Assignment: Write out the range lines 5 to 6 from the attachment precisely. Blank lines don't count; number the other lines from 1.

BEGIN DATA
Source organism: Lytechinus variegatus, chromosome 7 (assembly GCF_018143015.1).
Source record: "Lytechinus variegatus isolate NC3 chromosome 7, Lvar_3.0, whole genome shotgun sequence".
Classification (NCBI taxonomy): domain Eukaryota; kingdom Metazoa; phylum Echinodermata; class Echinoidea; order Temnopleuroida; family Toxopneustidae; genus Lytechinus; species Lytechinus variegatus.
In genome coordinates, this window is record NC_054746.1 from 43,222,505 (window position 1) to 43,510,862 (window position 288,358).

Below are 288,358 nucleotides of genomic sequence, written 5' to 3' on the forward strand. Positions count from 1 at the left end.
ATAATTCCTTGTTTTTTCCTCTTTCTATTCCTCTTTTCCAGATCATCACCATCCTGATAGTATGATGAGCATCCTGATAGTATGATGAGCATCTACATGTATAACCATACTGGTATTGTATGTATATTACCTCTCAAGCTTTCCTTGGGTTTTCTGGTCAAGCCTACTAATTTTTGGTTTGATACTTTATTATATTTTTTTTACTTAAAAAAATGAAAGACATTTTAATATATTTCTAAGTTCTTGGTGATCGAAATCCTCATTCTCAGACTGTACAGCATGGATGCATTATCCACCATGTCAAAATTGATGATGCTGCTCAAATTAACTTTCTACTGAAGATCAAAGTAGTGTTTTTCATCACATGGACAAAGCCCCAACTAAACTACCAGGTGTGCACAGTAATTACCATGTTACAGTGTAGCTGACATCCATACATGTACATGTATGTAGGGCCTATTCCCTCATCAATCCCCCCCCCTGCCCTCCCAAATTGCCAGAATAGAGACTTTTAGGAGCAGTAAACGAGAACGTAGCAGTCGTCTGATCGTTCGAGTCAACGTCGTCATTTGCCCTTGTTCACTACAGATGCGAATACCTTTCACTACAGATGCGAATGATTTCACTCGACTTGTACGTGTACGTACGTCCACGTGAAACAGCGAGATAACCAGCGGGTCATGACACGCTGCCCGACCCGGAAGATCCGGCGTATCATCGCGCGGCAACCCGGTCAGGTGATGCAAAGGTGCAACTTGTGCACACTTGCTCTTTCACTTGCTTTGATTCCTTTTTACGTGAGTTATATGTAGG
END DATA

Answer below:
Below are 288,358 nucleotides of genomic sequence, written 5' to 3' on the forward strand. Positions count from 1 at the left end.
ATAATTCCTTGTTTTTTCCTCTTTCTATTCCTCTTTTCCAGATCATCACCATCCTGATAGTATGATGAGCATCCTGATAGTATGATGAGCATCTACATGTATAACCATACTGGTATTGTATGTATATTACCTCTCAAGCTTTCCTTGGGTTTTCTGGTCAAGCCTACTAATTTTTGGTTTGATACTTTATTATATTTTTTTTACTTAAAAAAATGAAAGACATTTTAATATATTTCTAAGTTCTTGGTGATCGAAATCCTCATTCTCAGACTGTACAGCATGGATGCATTATCCACCATGTCAAAATTGATGATGCTGCTCAAATTAACTTTCTACTGAAGATCAAAGTAGTGTTTTTCATCACATGGACAAAGCCCCAACTAAACTACCAGGTGTGCACAGTAATTACCATGTTACAGTGTAGCTGACATCCATACATGTACATGTATGTAGGGCCTATTCCCTCATCAATCCCCCCCCCTGCCCTCCCAAATTGCCAGAATAGAGACTTTTAGGAGCAGTAAACGAGAACGTAGCAGTCGTCTGATCGTTCGAGTCAACGTCGTCATTTGCCCTTGTTCACTACAGATGCGAATACCTTTCACTACAGATGCGAATGATTTCACTCGACTTGTACGTGTACGTACGTCCACGTGAAACAGCGAGATAACCAGCGGGTCATGACACGCTGCCCGACCCGGAAGATCCGGCGTATCATCGCGCGGCAACCCGGTCAGGTGATGCAAAGGTGCAACTTGTGCACACTTGCTCTTTCACTTGCTTTGATTCCTTTTTACGTGAGTTATATGTAGG